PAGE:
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Floaters that turn ocean waves into renewable energy could power our homes



Blue metal floaters attached to an old World War II ammo jetty in Gibraltar’s coastline oscillate up and down, converting the moderate rise and fall of waves into renewable electricity. 

The floaters were developed by Eco Wave Power, a business that aims to turn man-made structures like breakwaters and piers into renewable energy sources.

According to the development team, each batch of these floaters is specifically created to accommodate the particular wave conditions where they are deployed. 

For instance, smaller waves require smaller floaters since they are easier to move up and down, whereas larger waves can accommodate larger floaters and hence require fewer of them.

Land-based accumulators that are built into large blue shipping containers are inflated by the movement of the floaters. 

A hydraulic motor is turned by the fluid pressure caused by the rising waves. That then starts a generator, which turns on an inverter to transfer electricity to the power grid.

The hydraulic pressure generated by the floaters is converted into electrical energy for the grid inside one of Eco Wave Power’s land-based containers.

When waves become too high during a storm, the unit automatically locks into an upright position to protect itself, and once the bad weather has gone, it descends back into the sea.

According to Eco Wave Power, its complete system — from floater to grid— is about 50% efficient, which means that roughly 50% of the wave energy that enters the system is successfully transformed into electricity. To put that number into perspective, consider that it is higher than the typical solar panel efficiency of 15% to 20%, the typical wind turbine efficiency of 20% to 40%, and the typical coal power plant efficiency of 33%, according to a CNET report.

There are now a few areas where the company consistently provides grid power, and more are on the way. The company’s first grid-connected station was inaugurated in Gibraltar in 2016 and a second one is presently being built at Jaffa Port in Tel Aviv, Israel. In early 2023, a third is anticipated to open in Los Angeles.

The quantity of energy generated by each floater depends on the local wave conditions. Each of the company’s floaters in Jaffa, according to Inna Braverman, co-founder and CEO of Eco Wave Power, may produce up to 10 kWh, or roughly enough energy for 10 households.

According to Braverman, the business has carried out numerous environmental studies, which have revealed no adverse effects on the environment. Additionally, the fluid used to generate the hydraulic pressure within the system is biodegradable.


WhatsApp rolls out new ‘text editor’ experience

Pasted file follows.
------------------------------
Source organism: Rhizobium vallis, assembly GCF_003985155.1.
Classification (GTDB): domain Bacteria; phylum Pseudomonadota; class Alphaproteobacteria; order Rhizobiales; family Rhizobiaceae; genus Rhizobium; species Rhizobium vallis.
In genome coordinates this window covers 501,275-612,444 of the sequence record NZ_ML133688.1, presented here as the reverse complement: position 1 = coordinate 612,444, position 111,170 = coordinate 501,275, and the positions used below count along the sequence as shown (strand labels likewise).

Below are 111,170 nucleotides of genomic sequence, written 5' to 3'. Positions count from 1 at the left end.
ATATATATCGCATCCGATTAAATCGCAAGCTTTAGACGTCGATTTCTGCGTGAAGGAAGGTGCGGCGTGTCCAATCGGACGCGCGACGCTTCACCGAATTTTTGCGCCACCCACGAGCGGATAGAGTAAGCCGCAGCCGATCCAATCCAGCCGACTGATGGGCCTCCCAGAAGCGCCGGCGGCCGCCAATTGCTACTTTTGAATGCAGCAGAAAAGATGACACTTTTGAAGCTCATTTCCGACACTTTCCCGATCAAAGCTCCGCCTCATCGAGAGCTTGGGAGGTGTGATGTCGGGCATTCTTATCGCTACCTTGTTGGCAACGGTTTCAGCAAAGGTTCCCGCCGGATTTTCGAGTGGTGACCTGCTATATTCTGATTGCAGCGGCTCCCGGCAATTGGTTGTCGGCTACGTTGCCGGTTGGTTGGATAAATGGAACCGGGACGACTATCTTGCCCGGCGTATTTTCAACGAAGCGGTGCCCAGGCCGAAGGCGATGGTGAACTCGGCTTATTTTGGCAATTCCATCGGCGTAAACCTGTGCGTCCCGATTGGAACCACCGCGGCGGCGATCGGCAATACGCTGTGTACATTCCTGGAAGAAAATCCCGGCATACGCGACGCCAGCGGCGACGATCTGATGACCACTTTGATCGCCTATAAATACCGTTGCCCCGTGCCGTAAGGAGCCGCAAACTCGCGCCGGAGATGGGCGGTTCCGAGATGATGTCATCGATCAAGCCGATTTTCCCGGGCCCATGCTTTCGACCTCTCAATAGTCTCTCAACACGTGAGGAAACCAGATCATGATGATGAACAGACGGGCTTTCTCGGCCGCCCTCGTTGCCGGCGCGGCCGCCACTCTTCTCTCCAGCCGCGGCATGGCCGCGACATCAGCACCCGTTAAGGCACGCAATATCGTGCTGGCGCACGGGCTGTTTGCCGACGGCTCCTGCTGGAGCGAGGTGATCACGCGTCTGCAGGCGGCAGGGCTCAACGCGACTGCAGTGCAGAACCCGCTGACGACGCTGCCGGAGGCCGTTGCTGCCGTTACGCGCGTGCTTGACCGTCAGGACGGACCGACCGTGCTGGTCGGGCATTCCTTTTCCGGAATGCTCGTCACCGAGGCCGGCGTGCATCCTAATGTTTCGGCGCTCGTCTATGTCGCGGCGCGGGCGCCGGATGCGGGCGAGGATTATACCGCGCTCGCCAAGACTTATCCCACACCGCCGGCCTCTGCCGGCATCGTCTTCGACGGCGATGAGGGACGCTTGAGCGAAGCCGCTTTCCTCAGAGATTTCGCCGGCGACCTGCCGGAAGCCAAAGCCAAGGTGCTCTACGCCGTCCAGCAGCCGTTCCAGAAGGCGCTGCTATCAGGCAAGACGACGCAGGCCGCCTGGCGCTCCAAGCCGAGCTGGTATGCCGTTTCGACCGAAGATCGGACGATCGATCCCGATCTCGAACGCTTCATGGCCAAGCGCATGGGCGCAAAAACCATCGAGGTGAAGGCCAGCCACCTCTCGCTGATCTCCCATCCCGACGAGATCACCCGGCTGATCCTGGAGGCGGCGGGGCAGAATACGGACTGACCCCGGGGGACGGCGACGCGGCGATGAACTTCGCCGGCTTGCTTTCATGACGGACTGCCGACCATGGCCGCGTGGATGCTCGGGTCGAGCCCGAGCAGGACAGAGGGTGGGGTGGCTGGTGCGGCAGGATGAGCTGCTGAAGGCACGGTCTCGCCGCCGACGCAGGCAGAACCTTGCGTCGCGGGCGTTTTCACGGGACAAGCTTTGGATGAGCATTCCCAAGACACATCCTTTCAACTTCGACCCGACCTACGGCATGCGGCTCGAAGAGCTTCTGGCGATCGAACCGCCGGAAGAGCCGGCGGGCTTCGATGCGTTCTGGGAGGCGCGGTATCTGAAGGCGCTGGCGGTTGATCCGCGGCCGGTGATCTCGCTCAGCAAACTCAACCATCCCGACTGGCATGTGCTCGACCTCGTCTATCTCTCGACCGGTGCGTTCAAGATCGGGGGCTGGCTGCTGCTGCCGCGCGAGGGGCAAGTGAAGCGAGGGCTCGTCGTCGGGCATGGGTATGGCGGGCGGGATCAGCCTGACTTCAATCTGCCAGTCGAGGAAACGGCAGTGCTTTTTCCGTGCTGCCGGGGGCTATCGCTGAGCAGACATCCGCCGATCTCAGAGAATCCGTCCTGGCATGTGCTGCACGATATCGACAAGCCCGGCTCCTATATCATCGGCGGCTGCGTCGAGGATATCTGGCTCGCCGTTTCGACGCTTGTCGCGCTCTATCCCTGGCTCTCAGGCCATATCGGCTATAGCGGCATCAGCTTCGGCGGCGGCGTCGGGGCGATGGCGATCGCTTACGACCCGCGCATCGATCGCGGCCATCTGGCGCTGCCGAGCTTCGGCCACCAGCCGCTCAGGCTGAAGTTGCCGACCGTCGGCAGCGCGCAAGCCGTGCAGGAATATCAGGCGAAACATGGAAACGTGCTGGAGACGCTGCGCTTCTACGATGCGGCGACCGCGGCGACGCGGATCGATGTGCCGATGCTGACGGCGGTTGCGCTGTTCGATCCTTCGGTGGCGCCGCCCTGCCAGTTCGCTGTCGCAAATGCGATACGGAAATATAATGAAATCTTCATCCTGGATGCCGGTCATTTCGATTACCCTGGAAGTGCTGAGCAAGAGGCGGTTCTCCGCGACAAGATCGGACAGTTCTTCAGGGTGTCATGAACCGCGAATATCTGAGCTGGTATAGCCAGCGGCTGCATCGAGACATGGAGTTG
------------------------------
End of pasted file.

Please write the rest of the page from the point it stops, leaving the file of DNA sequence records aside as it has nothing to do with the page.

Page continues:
Meta-owned WhatsApp has announced back-to-back new features for its users and recently, the messaging app is rolling out a new text editor experience, WaBetaInfo reported. 

According to the app-tracking website, the new feature has been released to some of the beta testers as of yet and will be rolled out to more users in a future update. 

Through the revamped text editor, users will be able to edit images, videos, and GIFs with the help of new tools and fonts. The new feature is also being developed for the iOS version of the app. 

— WaBetaInfo
— WaBetaInfo 

The screenshot shows that users should open the text editor to check this feature is available in their accounts. If the new update is available, users will be able to use several features. 

Even though it was possible to change the font of a text, through this feature users will quickly be able to switch between different fonts by tapping one of the font options shown above the keyboard. 

Through this, users have more control over how to format text within images, videos, and GIFs as they will be able to align the text to the left, centre, or right. 

“Users can change the text background colour, which makes it easier for users to differentiate important text from the rest,” said WaBetaInfo

Some of the new fonts that have been released to beta testers include Calistoga, Courier Prime, Damion, Exo 2, and Morning Breeze. 

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Pakistan, China to deepen cooperation in meteorological science




In a major development, time-tested friends Pakistan and China have agreed to strengthen cooperation in meteorological science and technology.

The development came during a meeting of meteorological officers and experts from China and Pakistan held in Beijing last week.